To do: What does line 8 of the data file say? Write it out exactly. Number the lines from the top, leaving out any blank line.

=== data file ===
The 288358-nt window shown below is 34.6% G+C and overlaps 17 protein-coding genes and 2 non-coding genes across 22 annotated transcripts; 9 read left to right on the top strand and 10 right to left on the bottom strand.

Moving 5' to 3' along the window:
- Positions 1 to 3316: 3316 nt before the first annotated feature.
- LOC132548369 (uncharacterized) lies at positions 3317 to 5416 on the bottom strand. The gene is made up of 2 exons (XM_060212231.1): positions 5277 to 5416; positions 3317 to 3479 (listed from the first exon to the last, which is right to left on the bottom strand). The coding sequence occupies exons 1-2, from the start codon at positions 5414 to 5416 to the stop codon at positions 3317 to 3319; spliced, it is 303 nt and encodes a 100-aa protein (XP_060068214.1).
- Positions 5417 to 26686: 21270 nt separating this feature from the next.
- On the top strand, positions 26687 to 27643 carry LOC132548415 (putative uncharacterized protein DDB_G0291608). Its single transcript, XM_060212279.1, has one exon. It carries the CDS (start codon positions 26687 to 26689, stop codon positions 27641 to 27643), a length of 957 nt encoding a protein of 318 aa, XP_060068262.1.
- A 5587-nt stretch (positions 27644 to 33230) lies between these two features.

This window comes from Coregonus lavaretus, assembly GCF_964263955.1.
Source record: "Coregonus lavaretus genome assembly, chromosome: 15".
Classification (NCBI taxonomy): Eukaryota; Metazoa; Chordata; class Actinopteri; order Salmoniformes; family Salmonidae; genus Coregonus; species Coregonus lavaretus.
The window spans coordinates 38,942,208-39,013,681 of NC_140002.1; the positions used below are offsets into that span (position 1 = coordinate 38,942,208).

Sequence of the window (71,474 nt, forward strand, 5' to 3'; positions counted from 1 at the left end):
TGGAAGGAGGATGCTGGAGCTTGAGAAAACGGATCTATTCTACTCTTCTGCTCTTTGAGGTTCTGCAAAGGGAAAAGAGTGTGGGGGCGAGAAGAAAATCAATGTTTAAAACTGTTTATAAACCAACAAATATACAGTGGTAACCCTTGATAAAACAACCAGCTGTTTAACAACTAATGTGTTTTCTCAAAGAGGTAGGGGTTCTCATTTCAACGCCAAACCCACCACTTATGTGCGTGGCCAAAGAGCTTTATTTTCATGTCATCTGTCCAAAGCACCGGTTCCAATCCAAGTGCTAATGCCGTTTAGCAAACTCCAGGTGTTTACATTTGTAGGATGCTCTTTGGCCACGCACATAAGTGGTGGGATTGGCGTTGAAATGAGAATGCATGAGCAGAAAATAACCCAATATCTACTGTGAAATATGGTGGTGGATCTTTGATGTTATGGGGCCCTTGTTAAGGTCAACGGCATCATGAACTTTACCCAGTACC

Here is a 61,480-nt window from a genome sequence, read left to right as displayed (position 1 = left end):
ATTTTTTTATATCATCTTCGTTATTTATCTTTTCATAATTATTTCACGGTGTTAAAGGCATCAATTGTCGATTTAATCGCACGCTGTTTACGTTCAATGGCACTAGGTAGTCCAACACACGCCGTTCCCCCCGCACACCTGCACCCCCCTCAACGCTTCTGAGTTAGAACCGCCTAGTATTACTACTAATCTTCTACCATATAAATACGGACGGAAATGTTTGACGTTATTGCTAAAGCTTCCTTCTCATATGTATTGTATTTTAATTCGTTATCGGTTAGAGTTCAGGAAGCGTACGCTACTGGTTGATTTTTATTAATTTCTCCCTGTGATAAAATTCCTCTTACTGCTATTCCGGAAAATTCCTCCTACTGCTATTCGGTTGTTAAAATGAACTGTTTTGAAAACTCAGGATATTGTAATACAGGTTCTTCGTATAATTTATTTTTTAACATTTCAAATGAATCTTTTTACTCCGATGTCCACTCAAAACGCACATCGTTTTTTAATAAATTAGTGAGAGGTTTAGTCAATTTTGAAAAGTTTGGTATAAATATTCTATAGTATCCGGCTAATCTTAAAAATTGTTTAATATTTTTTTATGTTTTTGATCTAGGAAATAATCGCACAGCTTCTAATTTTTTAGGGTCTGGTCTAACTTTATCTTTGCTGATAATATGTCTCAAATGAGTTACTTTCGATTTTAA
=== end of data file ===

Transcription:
This window comes from Coregonus lavaretus, assembly GCF_964263955.1.